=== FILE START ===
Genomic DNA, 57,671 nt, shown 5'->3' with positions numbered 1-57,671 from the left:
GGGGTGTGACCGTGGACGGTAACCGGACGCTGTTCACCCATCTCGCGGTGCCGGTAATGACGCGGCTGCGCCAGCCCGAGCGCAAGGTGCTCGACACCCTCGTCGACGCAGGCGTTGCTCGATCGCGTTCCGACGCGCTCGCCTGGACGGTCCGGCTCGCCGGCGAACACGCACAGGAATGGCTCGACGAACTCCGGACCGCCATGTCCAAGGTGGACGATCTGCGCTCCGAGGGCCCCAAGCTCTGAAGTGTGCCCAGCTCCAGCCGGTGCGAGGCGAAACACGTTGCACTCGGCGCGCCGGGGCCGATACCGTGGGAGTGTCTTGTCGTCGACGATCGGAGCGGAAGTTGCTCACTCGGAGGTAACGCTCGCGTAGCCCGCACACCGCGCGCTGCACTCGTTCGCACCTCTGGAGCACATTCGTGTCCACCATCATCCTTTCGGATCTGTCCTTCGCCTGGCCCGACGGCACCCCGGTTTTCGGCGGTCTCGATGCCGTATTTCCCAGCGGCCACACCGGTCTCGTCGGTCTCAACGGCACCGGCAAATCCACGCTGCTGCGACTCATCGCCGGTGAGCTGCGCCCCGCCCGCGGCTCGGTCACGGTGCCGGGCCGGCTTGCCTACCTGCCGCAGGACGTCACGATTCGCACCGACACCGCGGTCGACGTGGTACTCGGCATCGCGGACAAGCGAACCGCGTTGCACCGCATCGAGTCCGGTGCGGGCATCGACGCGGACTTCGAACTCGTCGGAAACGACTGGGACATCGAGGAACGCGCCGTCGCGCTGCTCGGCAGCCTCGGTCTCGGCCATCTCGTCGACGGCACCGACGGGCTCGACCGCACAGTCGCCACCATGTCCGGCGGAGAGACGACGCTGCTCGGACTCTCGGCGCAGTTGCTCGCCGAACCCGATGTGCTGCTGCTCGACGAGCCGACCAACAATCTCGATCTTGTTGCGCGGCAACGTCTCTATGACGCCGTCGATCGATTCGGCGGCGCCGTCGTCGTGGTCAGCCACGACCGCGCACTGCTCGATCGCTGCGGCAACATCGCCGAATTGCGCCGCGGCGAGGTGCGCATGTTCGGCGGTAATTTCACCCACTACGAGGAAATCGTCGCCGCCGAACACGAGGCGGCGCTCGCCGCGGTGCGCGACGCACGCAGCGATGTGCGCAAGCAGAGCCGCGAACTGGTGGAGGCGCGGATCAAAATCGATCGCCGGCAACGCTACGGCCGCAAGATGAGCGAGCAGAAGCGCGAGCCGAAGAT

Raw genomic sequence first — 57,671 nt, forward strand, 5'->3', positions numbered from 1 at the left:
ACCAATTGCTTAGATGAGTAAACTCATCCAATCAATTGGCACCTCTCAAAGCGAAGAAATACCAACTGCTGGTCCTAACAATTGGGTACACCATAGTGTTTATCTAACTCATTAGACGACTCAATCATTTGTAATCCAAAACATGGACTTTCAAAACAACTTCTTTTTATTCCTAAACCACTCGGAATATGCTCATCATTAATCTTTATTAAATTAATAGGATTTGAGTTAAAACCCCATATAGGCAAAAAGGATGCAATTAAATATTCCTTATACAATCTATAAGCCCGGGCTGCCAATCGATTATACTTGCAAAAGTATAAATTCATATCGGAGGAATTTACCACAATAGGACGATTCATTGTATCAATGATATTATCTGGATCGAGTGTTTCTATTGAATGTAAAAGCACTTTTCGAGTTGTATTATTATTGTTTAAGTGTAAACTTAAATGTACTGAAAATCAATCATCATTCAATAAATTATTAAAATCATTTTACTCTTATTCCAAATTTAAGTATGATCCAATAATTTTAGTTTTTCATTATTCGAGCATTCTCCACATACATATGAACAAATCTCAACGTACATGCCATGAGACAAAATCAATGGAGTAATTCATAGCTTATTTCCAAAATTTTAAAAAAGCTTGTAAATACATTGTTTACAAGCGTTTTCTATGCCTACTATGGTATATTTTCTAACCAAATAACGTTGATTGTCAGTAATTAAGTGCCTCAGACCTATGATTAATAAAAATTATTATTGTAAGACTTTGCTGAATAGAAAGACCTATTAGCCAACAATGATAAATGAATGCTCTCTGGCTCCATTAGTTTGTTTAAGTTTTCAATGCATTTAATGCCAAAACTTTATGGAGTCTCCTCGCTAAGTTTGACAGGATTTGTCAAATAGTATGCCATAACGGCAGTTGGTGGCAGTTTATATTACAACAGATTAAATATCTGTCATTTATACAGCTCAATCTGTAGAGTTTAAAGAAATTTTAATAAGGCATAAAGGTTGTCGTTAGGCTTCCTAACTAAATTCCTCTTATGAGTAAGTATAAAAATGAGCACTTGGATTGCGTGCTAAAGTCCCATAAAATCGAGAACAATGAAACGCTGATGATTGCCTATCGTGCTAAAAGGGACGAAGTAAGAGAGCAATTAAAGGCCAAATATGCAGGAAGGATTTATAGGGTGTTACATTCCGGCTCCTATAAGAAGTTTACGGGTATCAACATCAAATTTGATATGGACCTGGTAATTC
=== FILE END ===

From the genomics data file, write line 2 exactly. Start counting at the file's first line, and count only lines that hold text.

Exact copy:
GGGGTGTGACCGTGGACGGTAACCGGACGCTGTTCACCCATCTCGCGGTGCCGGTAATGACGCGGCTGCGCCAGCCCGAGCGCAAGGTGCTCGACACCCTCGTCGACGCAGGCGTTGCTCGATCGCGTTCCGACGCGCTCGCCTGGACGGTCCGGCTCGCCGGCGAACACGCACAGGAATGGCTCGACGAACTCCGGACCGCCATGTCCAAGGTGGACGATCTGCGCTCCGAGGGCCCCAAGCTCTGAAGTGTGCCCAGCTCCAGCCGGTGCGAGGCGAAACACGTTGCACTCGGCGCGCCGGGGCCGATACCGTGGGAGTGTCTTGTCGTCGACGATCGGAGCGGAAGTTGCTCACTCGGAGGTAACGCTCGCGTAGCCCGCACACCGCGCGCTGCACTCGTTCGCACCTCTGGAGCACATTCGTGTCCACCATCATCCTTTCGGATCTGTCCTTCGCCTGGCCCGACGGCACCCCGGTTTTCGGCGGTCTCGATGCCGTATTTCCCAGCGGCCACACCGGTCTCGTCGGTCTCAACGGCACCGGCAAATCCACGCTGCTGCGACTCATCGCCGGTGAGCTGCGCCCCGCCCGCGGCTCGGTCACGGTGCCGGGCCGGCTTGCCTACCTGCCGCAGGACGTCACGATTCGCACCGACACCGCGGTCGACGTGGTACTCGGCATCGCGGACAAGCGAACCGCGTTGCACCGCATCGAGTCCGGTGCGGGCATCGACGCGGACTTCGAACTCGTCGGAAACGACTGGGACATCGAGGAACGCGCCGTCGCGCTGCTCGGCAGCCTCGGTCTCGGCCATCTCGTCGACGGCACCGACGGGCTCGACCGCACAGTCGCCACCATGTCCGGCGGAGAGACGACGCTGCTCGGACTCTCGGCGCAGTTGCTCGCCGAACCCGATGTGCTGCTGCTCGACGAGCCGACCAACAATCTCGATCTTGTTGCGCGGCAACGTCTCTATGACGCCGTCGATCGATTCGGCGGCGCCGTCGTCGTGGTCAGCCACGACCGCGCACTGCTCGATCGCTGCGGCAACATCGCCGAATTGCGCCGCGGCGAGGTGCGCATGTTCGGCGGTAATTTCACCCACTACGAGGAAATCGTCGCCGCCGAACACGAGGCGGCGCTCGCCGCGGTGCGCGACGCACGCAGCGATGTGCGCAAGCAGAGCCGCGAACTGGTGGAGGCGCGGATCAAAATCGATCGCCGGCAACGCTACGGCCGCAAGATGAGCGAGCAGAAGCGCGAGCCGAAGAT